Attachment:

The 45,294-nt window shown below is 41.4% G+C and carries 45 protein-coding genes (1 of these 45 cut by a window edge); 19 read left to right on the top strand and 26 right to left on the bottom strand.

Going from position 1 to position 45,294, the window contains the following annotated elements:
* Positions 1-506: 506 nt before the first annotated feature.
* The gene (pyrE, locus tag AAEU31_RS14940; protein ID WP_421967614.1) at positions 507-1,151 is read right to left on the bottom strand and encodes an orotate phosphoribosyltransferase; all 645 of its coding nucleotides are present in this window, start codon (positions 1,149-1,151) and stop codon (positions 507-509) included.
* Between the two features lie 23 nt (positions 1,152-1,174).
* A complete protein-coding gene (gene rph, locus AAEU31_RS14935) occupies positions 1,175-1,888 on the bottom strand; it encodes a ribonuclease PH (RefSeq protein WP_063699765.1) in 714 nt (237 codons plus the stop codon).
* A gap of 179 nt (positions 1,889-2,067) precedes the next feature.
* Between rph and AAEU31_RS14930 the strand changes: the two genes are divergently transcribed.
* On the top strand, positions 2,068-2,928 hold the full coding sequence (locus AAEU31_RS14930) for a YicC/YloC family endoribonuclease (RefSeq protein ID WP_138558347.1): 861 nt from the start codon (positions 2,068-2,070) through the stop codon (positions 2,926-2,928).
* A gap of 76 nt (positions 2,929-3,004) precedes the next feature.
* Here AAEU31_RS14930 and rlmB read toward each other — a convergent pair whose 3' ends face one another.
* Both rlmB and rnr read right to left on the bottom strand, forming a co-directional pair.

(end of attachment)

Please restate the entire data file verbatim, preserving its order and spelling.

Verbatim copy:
The 45,294-nt window shown below is 41.4% G+C and carries 45 protein-coding genes (1 of these 45 cut by a window edge); 19 read left to right on the top strand and 26 right to left on the bottom strand.

Going from position 1 to position 45,294, the window contains the following annotated elements:
* Positions 1-506: 506 nt before the first annotated feature.
* The gene (pyrE, locus tag AAEU31_RS14940; protein ID WP_421967614.1) at positions 507-1,151 is read right to left on the bottom strand and encodes an orotate phosphoribosyltransferase; all 645 of its coding nucleotides are present in this window, start codon (positions 1,149-1,151) and stop codon (positions 507-509) included.
* Between the two features lie 23 nt (positions 1,152-1,174).
* A complete protein-coding gene (gene rph, locus AAEU31_RS14935) occupies positions 1,175-1,888 on the bottom strand; it encodes a ribonuclease PH (RefSeq protein WP_063699765.1) in 714 nt (237 codons plus the stop codon).
* A gap of 179 nt (positions 1,889-2,067) precedes the next feature.
* Between rph and AAEU31_RS14930 the strand changes: the two genes are divergently transcribed.
* On the top strand, positions 2,068-2,928 hold the full coding sequence (locus AAEU31_RS14930) for a YicC/YloC family endoribonuclease (RefSeq protein ID WP_138558347.1): 861 nt from the start codon (positions 2,068-2,070) through the stop codon (positions 2,926-2,928).
* A gap of 76 nt (positions 2,929-3,004) precedes the next feature.
* Here AAEU31_RS14930 and rlmB read toward each other — a convergent pair whose 3' ends face one another.
* Both rlmB and rnr read right to left on the bottom strand, forming a co-directional pair.